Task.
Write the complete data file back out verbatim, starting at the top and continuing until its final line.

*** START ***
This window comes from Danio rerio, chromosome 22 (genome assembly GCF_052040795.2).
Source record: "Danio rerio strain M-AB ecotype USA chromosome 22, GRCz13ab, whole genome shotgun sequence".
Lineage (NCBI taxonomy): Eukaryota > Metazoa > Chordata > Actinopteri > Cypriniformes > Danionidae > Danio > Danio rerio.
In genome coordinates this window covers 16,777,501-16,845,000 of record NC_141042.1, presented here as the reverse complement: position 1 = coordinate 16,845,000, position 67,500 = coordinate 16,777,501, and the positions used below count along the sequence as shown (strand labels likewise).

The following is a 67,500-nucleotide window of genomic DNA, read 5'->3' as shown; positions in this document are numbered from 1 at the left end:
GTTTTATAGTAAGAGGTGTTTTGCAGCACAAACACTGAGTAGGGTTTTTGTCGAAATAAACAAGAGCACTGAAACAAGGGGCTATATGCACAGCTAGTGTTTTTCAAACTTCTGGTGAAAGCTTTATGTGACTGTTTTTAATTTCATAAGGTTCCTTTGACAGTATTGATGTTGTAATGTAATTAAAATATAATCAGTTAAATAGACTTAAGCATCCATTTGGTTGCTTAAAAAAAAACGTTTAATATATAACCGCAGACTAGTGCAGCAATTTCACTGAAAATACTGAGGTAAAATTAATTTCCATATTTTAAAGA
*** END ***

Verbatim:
This window comes from Danio rerio, chromosome 22 (genome assembly GCF_052040795.2).
Source record: "Danio rerio strain M-AB ecotype USA chromosome 22, GRCz13ab, whole genome shotgun sequence".
Lineage (NCBI taxonomy): Eukaryota > Metazoa > Chordata > Actinopteri > Cypriniformes > Danionidae > Danio > Danio rerio.
In genome coordinates this window covers 16,777,501-16,845,000 of record NC_141042.1, presented here as the reverse complement: position 1 = coordinate 16,845,000, position 67,500 = coordinate 16,777,501, and the positions used below count along the sequence as shown (strand labels likewise).

The following is a 67,500-nucleotide window of genomic DNA, read 5'->3' as shown; positions in this document are numbered from 1 at the left end:
GTTTTATAGTAAGAGGTGTTTTGCAGCACAAACACTGAGTAGGGTTTTTGTCGAAATAAACAAGAGCACTGAAACAAGGGGCTATATGCACAGCTAGTGTTTTTCAAACTTCTGGTGAAAGCTTTATGTGACTGTTTTTAATTTCATAAGGTTCCTTTGACAGTATTGATGTTGTAATGTAATTAAAATATAATCAGTTAAATAGACTTAAGCATCCATTTGGTTGCTTAAAAAAAAACGTTTAATATATAACCGCAGACTAGTGCAGCAATTTCACTGAAAATACTGAGGTAAAATTAATTTCCATATTTTAAAGA